Pizza Chain To Walk Away From UNM Deal Adidas Signs Myles Garrett As Endorser Wells Fargo Extends MLS Sponsorship Fans Turning Out For Draft In Philly Sales Of UA's Curry 3 Shoe Disappointing Manfred Downplays Status Of Marlins Sale SBJ In-Depth: Facilities - Concessions Cord-Cutting, Rights Fees Put ESPN In Bind SI Films Creates Doc On Mets' Fan Group Pat Riley Profiled In ESPN The Magazine
SBD/March 4, 2011/Events and AttractionsPrint All
The Nets and Raptors will play the “first regular-season NBA games in Europe” Friday and Saturday at London's O2 arena, part of the league's “increased international presence,” according to Jeff Zillgitt of USA TODAY. Both teams “jumped at the chance -- the Nets because of their international plans and Barclays, the Raptors because four players are from Europe, one is from Africa and one is from South America.” The league has played exhibition games in Europe “for nearly three decades, has developed significant roots in China and is trying to do the same in India.” Its Basketball Without Borders program has “visited more than 100 cities across Asia, Africa, Europe, South America and North America” since '01. The Nets-Raptors games give the NBA a “last chance at live action to promote its product and stars ahead of” the ’12 London Olympics. There are “no European preseason games scheduled for next season.” Zillgitt noted “making the NBA more popular and selling the league overseas remains a prominent objective” (USATODAY.com, 3/3). In London, Ian Whittell notes the games continue the NBA’s “efforts to help the growth of the sport in Britain before” the ’12 Olympics (LONDON TIMES, 3/4). In Toronto, Doug Smith wrote part of the reason for the games is “to increase awareness and, potentially, increase attention during the London Games so that organizers aren’t left scrambling to sell tickets to what’s normally a virtual sellout event” (TORONTO STAR, 3/3).
ALL IN THE GAME PLAN: In London, Brendan Gallagher noted under the ownership of Russian businessman Mikhail Prokhorov, the Nets have “become much more outward looking.” Before the start of this season, the Nets “toured China and Russia and now they seem positively enthusiastic about decamping to London for two regular season games.” Nets coach Avery Johnson said the team is “trying to become more of a global brand.” Johnson: “I wouldn’t be at all surprised to see the Nets coming over here to London and to Europe regularly in the next five to ten years to play regular season games. We are glad to be in London and love it here” (TELEGRAPH.co.uk, 3/3). USA TODAY’s Zillgitt noted Nets CEO Brett Yormark in London this week "gave a presentation to nearly 350 Barclays employees, showing them artist renderings and construction photos" of the under construction Barclays Center in Brooklyn. Yormark said, "Our goal is to truly try to be a global franchise. There's obviously limitations in what we can do. Certainly advocating playing internationally is one thing we can do, and it lends itself to trying to develop a more global fanbase" (USATODAY.com, 3/3). Yormark said, “With our team moving to Brooklyn next year and our drive to increase our global appeal, we thought it was a great opportunity and one that is good for our business” (BBC.co.uk, 3/3). Meanwhile, Raptors President & GM Bryan Colangelo said, “It’s a great chance for brand building but we have been building our brand in Europe for many years with the acquisition of so many foreign players. It’s important to the league and important to us as a franchise to participate in the global growth of the game” (INDEPENDENT.co.uk, 3/3).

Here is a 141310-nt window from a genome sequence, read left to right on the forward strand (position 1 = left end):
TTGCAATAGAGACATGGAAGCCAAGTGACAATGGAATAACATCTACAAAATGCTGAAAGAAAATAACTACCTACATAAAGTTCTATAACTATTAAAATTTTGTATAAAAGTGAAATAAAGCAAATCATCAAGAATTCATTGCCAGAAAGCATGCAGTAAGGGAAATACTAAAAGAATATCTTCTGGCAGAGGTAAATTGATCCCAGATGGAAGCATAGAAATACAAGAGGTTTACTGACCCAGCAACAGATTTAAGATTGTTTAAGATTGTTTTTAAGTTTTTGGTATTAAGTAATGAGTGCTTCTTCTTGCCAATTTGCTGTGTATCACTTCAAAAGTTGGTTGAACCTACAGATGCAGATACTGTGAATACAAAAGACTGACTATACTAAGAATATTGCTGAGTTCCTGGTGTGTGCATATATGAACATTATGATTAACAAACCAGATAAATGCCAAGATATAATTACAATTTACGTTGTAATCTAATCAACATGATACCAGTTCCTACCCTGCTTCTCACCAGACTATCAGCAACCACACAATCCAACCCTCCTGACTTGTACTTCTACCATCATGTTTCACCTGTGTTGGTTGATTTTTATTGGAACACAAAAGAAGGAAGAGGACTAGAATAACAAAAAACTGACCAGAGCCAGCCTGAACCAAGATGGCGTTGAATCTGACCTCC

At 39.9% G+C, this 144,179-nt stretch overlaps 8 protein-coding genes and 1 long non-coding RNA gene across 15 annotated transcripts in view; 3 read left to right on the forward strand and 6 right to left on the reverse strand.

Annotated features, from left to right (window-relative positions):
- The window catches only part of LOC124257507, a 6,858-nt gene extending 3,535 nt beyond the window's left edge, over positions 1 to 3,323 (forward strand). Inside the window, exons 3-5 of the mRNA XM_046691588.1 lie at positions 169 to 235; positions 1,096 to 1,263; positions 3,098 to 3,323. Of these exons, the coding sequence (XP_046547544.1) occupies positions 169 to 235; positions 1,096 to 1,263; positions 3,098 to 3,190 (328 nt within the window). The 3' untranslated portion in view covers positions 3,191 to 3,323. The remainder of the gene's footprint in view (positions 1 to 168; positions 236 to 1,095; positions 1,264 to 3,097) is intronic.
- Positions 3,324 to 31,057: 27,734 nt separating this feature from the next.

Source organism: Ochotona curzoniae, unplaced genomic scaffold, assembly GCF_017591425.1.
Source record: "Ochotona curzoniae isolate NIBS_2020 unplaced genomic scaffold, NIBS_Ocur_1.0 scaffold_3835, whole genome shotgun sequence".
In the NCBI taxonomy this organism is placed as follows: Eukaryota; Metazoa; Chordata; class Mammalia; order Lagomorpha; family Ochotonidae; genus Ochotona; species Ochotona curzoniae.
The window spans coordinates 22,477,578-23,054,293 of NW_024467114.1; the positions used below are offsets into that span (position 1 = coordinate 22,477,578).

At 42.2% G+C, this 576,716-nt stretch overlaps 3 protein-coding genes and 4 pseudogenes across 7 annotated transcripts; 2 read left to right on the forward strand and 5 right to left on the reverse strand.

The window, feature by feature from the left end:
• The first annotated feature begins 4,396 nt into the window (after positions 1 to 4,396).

FIFA Thursday said that it has "built up cash reserves of $1.3 billion for 'unforeseen events' after reporting a $631 million profit from the 2010 World Cup in South Africa," according to Ashling O'Connor of the LONDON TIMES. FIFA President Sepp Blatter "hailed the tournament as a 'huge financial success' as he pledged a $100 million legacy fund to South Africa and handed out bonus payments of $550,000 to each member association and $5 million for each confederation." Revenues from the '10 World Cup climbed 59% from the '06 event in Germany. FIFA "raised a record $4.2 billion from broadcast and commercial deals," of which 87% was "generated by the World Cup." FIFA "has almost doubled its reserves since 2006." FIFA posted a $202M profit in '10, "driven by broadcast deals, while the sale of hospitality rights generated" $120M (LONDON TIMES, 3/4). Blatter: "The World Cup in South Africa was a huge, huge financial success, for Africa, for South Africa and for FIFA." Blatter described himself as the "happiest man" in announcing the results. Meanwhile, FIFA Senior VP & Finance Committee Chair Julio Grondona "pledged to spend $800 million on development projects through 2014" (AP, 3/3).